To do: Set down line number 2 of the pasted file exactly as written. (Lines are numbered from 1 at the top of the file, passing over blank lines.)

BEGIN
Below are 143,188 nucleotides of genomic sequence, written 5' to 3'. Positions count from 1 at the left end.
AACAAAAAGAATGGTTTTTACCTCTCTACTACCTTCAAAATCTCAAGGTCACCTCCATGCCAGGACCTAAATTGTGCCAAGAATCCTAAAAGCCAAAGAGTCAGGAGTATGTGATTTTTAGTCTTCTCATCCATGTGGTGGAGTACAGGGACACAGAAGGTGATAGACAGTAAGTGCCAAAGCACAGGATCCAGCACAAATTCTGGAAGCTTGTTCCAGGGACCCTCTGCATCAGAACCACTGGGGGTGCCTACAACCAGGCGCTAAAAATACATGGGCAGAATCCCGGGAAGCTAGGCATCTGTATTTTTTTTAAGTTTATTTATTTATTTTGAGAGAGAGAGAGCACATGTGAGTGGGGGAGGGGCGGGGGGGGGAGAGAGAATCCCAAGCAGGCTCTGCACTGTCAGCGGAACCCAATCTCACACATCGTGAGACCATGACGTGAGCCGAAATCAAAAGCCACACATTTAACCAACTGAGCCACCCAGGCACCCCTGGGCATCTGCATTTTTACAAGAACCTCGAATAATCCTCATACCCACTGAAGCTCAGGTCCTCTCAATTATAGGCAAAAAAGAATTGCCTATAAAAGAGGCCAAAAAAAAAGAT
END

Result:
AACAAAAAGAATGGTTTTTACCTCTCTACTACCTTCAAAATCTCAAGGTCACCTCCATGCCAGGACCTAAATTGTGCCAAGAATCCTAAAAGCCAAAGAGTCAGGAGTATGTGATTTTTAGTCTTCTCATCCATGTGGTGGAGTACAGGGACACAGAAGGTGATAGACAGTAAGTGCCAAAGCACAGGATCCAGCACAAATTCTGGAAGCTTGTTCCAGGGACCCTCTGCATCAGAACCACTGGGGGTGCCTACAACCAGGCGCTAAAAATACATGGGCAGAATCCCGGGAAGCTAGGCATCTGTATTTTTTTTAAGTTTATTTATTTATTTTGAGAGAGAGAGAGCACATGTGAGTGGGGGAGGGGCGGGGGGGGGAGAGAGAATCCCAAGCAGGCTCTGCACTGTCAGCGGAACCCAATCTCACACATCGTGAGACCATGACGTGAGCCGAAATCAAAAGCCACACATTTAACCAACTGAGCCACCCAGGCACCCCTGGGCATCTGCATTTTTACAAGAACCTCGAATAATCCTCATACCCACTGAAGCTCAGGTCCTCTCAATTATAGGCAAAAAAGAATTGCCTATAAAAGAGGCCAAAAAAAAAGAT